On June 28, both the Utah Democratic and Republican parties will be holding their primary elections, and they are doing everything in their power to get you to the polls. As a matter of fact, most counties in the state are making it possible for you to vote without going to the polls at all. They’ve gone to great expense to mail ballots to registered voters, who can fill them out in the privacy of their own homes and then return them via postage-paid envelopes. It really couldn’t be any easier.
Hopefully, this means that more Utahns will actually vote this time around.
It’s no secret that Utah’s voter participation rates have been abysmal in recent years. Consider the 2014 general election, when only 29.6 percent of all eligible voters bothered to exercise their franchise. Yet that number bumped up considerably the following year, which is the first time that some municipalities sent out ballots by mail. Last year, Salt Lake City’s turnout for its hotly contested mayor’s race rose to 55 percent, compared to a meager 13 percent turnout two years earlier. It’s possible that the novelty of voting by mail contributed to a one-time bump up in the numbers, but it seems just as likely that the added convenience will have a lasting impact on the process going forward.
It’s also likely that the high-profile mayor’s race captured the voters’ attention, which can be a difficult thing to do. Presidential races are far more glamorous and colorful than, say, local school board elections, but votes in local contests carry far more weight and can have direct influence on a voter’s day-to-day life. But since school board candidates can’t afford massive TV ad buys, many people don’t even notice that there’s an election happening at all.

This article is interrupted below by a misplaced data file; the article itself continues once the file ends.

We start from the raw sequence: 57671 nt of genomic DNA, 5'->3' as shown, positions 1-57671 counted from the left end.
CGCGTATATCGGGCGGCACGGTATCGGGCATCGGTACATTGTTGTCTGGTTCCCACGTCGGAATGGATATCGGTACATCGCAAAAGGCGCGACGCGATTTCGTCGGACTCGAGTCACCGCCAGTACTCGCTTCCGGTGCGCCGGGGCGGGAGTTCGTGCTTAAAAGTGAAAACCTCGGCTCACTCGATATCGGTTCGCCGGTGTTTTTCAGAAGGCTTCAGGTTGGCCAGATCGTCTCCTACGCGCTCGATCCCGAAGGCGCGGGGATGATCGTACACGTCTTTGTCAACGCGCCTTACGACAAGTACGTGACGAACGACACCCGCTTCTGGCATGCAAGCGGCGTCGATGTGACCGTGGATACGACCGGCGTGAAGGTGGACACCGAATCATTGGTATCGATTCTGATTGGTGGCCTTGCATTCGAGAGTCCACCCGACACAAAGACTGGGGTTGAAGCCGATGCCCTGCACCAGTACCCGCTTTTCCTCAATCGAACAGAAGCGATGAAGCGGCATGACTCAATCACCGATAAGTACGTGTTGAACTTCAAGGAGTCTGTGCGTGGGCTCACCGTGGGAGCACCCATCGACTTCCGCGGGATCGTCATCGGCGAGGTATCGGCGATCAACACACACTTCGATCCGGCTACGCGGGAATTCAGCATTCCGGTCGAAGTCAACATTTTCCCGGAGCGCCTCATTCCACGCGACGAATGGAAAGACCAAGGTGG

That’s unfortunate, especially since it has never been easier to cast a vote. This time around, there are several competitive races on both party ballots. On the Republican side, Utah’s sitting governor is facing a credible challenge in his own party, and on the Democratic side, candidates are vying for the opportunity to face first-term Sen. Mike Lee in a general election. There are also congressional races and, of course, the local races where an individual vote has the greatest amount of impact. It doesn’t take long, and most voters don’t even have to leave home or wait in line.
It’s time to reverse the trend of declining voter participation and make our voices heard. We encourage all Utahns to participate in the democratic process, cast their votes, and let their voices be heard.